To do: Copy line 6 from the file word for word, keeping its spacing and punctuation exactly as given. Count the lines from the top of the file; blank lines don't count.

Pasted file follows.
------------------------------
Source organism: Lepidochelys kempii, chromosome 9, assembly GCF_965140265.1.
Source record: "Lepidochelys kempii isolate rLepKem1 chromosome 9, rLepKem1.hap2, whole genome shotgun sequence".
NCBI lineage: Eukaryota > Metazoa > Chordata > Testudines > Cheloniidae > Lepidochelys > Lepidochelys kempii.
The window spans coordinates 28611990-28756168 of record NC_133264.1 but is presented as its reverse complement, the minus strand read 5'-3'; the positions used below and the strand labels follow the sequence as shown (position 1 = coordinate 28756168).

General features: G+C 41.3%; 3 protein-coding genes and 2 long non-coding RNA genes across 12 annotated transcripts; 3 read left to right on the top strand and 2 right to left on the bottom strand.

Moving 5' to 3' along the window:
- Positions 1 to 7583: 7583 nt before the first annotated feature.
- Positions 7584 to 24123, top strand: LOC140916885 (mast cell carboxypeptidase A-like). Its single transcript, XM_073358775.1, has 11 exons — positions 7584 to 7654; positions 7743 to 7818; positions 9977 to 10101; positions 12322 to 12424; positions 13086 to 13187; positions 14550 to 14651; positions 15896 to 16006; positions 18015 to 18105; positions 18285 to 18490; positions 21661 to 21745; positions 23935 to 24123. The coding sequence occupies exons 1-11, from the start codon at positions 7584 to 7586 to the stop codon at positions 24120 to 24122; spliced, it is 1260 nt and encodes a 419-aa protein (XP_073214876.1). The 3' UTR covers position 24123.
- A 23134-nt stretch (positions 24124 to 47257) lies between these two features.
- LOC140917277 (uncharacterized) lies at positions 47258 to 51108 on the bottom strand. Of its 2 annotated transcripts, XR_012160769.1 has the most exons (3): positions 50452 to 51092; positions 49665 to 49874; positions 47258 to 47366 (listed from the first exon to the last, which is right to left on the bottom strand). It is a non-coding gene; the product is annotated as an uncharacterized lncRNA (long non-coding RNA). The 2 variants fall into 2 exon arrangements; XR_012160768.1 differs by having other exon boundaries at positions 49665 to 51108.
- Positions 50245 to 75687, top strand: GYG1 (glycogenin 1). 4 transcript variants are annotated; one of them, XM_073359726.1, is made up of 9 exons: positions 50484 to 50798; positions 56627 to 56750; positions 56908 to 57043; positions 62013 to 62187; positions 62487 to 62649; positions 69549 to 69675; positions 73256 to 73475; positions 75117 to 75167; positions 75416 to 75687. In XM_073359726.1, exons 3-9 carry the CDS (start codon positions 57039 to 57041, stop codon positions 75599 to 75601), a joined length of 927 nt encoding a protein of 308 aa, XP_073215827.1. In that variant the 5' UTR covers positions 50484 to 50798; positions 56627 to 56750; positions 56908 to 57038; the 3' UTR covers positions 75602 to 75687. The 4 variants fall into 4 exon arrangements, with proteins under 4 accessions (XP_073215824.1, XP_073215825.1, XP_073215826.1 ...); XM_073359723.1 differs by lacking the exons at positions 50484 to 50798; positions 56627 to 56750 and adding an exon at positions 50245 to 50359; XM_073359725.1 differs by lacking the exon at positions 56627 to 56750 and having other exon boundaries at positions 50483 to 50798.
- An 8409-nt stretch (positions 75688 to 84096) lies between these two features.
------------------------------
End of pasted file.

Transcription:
Moving 5' to 3' along the window: